MLS expansion club New York City FC hopes to take the field in 2015 with Jason Kreis as head coach, SI.com has learned.
Kreis, 40, has managed Real Salt Lake since 2007 and is in the final year of his contract. NYCFC extended an offer this week, according to a source with knowledge of the club’s intentions. A second source would not confirm there was an offer but did say that NYCFC received permission to speak to Kreis, who traveled to the U.K. this month in order to meet with NYCFC and Manchester City leadership.
RSL has every intention of keeping its charismatic manager. Owner Dell Loy Hansen, a real estate and property management executive, is a billionaire and a Utah native who won’t give up one of the country’s most successful young coaches without a fight. RSL allowed Kreis to talk with NYCFC, in part, because it believes it can re-sign him.
Kreis was not made available for comment. RSL VP of Media & Communications Trey Fitz-Gerald told SI.com, “We are aware of inquiries made as to the future availability of head coach Jason Kreis. He is obviously an attractive candidate. Our ongoing conversations with him regarding his long-term future continue to be positive and productive.”
An NYCFC spokesperson told SI.com, “No decision has been made about the head coach position.”
NYCFC, a joint venture between Manchester City and the New York Yankees, remains a relatively bare-bones operation 18 months from its first game. Former U.S. national team captain, MCFC midfielder and U.S. Soccer Federation youth technical director Claudio Reyna has been on the job as director of football operations since May. Two weeks ago, the club appointed former Rutgers University athletic director Tim Pernetti as chief business officer.
Although owned by an English club that is in turn held by a member of Abu Dhabi’s ruling family, NYCFC intends to retain an American flavor. That starts with Reyna and Pernetti and may carry through to Kreis, a Nebraska native who attended Duke University and starred for FC Dallas and RSL before transitioning abruptly into coaching.
The father of two adolescent boys faces a difficult decision. He’s been in Utah since 2005, and, along with general manager and senior VP of soccer operations Garth Lagerwey, has built a veritable small-market dynasty. RSL won an MLS Cup championship in 2009, was a goal away from claiming the 2011 CONCACAF Champions League crown and has advanced to this year’s U.S. Open Cup final. Along with two additional MLS Cup semifinal berths, Kreis has compiled the league's third-best regular season record over the past four-plus seasons.
In addition, the club has gained a reputation for developing young talent and for playing a brand of smart, stylish soccer that stands apart from the MLS crowd. RSL is effective and fun to watch, and Kreis has received much of the credit.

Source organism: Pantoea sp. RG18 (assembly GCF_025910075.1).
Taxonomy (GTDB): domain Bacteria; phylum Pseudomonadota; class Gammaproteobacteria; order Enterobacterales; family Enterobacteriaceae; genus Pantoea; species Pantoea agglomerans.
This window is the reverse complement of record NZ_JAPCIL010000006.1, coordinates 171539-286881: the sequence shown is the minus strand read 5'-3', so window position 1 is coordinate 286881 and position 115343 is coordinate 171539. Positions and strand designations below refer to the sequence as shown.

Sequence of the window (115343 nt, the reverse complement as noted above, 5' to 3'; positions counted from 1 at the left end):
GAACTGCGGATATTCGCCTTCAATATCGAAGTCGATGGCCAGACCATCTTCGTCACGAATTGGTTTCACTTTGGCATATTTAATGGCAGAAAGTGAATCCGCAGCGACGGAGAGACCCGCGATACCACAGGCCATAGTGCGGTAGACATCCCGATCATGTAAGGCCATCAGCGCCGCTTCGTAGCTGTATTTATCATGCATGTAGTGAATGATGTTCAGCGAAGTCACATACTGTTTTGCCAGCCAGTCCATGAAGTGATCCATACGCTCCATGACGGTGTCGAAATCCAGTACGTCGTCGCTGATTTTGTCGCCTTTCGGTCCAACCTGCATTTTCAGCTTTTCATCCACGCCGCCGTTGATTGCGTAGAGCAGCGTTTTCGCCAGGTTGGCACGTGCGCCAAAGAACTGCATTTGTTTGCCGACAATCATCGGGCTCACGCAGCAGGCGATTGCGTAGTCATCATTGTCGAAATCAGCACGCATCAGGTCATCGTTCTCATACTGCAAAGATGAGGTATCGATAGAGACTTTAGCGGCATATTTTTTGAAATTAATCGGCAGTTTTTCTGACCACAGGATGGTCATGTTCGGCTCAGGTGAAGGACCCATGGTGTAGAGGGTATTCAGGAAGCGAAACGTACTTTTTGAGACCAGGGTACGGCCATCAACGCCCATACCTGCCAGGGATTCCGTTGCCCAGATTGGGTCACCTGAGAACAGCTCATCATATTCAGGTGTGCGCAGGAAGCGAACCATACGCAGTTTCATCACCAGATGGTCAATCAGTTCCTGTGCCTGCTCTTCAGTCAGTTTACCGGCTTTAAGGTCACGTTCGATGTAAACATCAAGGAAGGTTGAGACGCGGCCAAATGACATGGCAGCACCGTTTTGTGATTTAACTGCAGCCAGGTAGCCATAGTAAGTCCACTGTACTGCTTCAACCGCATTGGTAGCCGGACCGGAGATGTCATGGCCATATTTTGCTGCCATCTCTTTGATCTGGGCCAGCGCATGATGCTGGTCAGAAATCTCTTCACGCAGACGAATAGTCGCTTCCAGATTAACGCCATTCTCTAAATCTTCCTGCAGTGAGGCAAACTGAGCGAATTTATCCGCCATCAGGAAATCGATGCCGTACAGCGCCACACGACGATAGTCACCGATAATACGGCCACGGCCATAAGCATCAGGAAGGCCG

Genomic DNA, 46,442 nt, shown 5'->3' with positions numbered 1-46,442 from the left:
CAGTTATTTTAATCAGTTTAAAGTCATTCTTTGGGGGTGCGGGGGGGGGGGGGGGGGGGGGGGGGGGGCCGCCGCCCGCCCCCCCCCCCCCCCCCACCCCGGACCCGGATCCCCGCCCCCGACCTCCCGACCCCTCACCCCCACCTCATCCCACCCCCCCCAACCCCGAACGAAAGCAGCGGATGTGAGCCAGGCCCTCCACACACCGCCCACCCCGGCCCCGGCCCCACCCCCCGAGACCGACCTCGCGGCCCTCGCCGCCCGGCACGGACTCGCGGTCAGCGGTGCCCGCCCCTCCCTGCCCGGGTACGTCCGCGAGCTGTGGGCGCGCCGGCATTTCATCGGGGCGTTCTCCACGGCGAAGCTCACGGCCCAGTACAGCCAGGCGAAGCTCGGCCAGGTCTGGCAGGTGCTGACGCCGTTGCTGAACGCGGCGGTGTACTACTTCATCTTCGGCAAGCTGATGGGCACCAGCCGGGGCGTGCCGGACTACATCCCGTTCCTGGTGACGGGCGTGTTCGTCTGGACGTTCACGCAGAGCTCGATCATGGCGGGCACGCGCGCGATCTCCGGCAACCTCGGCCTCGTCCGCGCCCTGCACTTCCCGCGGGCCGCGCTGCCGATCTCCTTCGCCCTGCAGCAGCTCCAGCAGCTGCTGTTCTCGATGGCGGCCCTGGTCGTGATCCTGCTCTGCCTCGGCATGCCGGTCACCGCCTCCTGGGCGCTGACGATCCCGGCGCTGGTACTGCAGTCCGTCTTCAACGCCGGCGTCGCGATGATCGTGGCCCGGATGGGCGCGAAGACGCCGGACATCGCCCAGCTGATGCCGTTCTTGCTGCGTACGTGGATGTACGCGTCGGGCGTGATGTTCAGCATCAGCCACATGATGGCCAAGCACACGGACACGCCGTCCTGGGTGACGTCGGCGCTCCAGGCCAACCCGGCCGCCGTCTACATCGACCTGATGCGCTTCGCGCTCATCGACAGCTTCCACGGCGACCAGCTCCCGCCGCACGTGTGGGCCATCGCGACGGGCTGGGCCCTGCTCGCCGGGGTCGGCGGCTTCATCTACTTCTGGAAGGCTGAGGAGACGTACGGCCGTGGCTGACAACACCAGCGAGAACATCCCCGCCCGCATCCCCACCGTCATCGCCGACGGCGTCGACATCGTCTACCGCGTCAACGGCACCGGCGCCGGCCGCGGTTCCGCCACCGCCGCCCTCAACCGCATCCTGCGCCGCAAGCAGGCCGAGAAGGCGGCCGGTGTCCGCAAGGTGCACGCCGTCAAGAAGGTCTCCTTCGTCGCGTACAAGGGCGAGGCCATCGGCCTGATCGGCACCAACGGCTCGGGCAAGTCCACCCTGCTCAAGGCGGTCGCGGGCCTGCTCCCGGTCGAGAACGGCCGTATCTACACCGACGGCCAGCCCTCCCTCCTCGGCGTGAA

That’s important to Reyna, who wrote during a June Facebook chat with fans, “Our goal is to put a team on the field that plays exciting and entertaining soccer. We want to win and win with style.”
He also promised, “Rest assured we WILL use our three Designated Player slots.”
RSL currently employs two DPs (Álvaro Saborío and Javier Morales), neither of whom make more than $500,000. NYCFC’s spending power surely will add to the head coaching job’s allure -- especially for someone like Kreis, who’s had to work for years with a more modest budget.
The expansion team’s visibility and global connections, not to mention the Big Apple’s glamor, also likely will entice a manager who harbors plenty of ambition underneath his genuine team-first humility. Kreis has said that he would love to coach in a World Cup some day, but that he’s got plenty more to learn in the interim. NYCFC’s resources and profile might open more doors than a few extra years in Salt Lake.
But Kreis also has plenty of reasons to stay. He is the main man at Rio Tinto Stadium, where he has a great relationship with Lagerwey (his former Duke teammate) and a level of control and influence he might risk by moving to New York. Reyna surely isn’t just a figurehead and Manchester City owner Mansour bin Zayed Al Nahyan likely will want some say in how his money is spent.
Kreis also has a first-rate infrastructure in place in Utah, where RSL enjoys playing before robust crowds at its five-year-old facility. A strong youth system is up and running. It has produced three first-team players and a U.S. Soccer Development Academy championship this year.
At this point, NYCFC officially is homeless and faces a season or several in a temporary stadium while trying to secure a permanent one somewhere in the five boroughs. It doesn't have its own office. There isn't even a logo.
Meanwhile, Kreis has come to symbolize RSL. He is synonymous with the club.
“Our coaching staff and our technical staff put this team together and we feel very connected to them,” he said shortly after Salt Lake made its stirring run to the 2011 CCL finals. “This is our family and for the foreseeable future, I can’t see leaving our family.”
At that time, however, he couldn’t have foreseen NYCFC. STRAUS: Despite NYCFC link, Kreis says he's focused on Real Salt Lake